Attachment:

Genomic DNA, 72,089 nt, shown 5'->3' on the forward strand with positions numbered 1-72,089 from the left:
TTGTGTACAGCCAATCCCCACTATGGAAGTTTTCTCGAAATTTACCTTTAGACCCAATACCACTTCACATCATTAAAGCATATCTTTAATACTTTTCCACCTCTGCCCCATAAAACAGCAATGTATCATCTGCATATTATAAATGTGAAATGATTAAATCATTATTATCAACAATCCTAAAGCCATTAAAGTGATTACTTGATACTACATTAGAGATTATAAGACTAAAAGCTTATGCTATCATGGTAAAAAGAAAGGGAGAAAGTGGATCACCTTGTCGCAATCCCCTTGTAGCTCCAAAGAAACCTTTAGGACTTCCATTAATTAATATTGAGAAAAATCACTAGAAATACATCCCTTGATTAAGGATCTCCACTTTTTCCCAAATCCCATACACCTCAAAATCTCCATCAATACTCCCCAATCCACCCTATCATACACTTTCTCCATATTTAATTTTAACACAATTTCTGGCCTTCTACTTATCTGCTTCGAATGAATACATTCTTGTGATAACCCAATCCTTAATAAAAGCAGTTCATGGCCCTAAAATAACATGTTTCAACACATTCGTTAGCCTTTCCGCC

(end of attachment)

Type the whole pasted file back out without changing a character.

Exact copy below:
Genomic DNA, 72,089 nt, shown 5'->3' on the forward strand with positions numbered 1-72,089 from the left:
TTGTGTACAGCCAATCCCCACTATGGAAGTTTTCTCGAAATTTACCTTTAGACCCAATACCACTTCACATCATTAAAGCATATCTTTAATACTTTTCCACCTCTGCCCCATAAAACAGCAATGTATCATCTGCATATTATAAATGTGAAATGATTAAATCATTATTATCAACAATCCTAAAGCCATTAAAGTGATTACTTGATACTACATTAGAGATTATAAGACTAAAAGCTTATGCTATCATGGTAAAAAGAAAGGGAGAAAGTGGATCACCTTGTCGCAATCCCCTTGTAGCTCCAAAGAAACCTTTAGGACTTCCATTAATTAATATTGAGAAAAATCACTAGAAATACATCCCTTGATTAAGGATCTCCACTTTTTCCCAAATCCCATACACCTCAAAATCTCCATCAATACTCCCCAATCCACCCTATCATACACTTTCTCCATATTTAATTTTAACACAATTTCTGGCCTTCTACTTATCTGCTTCGAATGAATACATTCTTGTGATAACCCAATCCTTAATAAAAGCAGTTCATGGCCCTAAAATAACATGTTTCAACACATTCGTTAGCCTTTCCGCC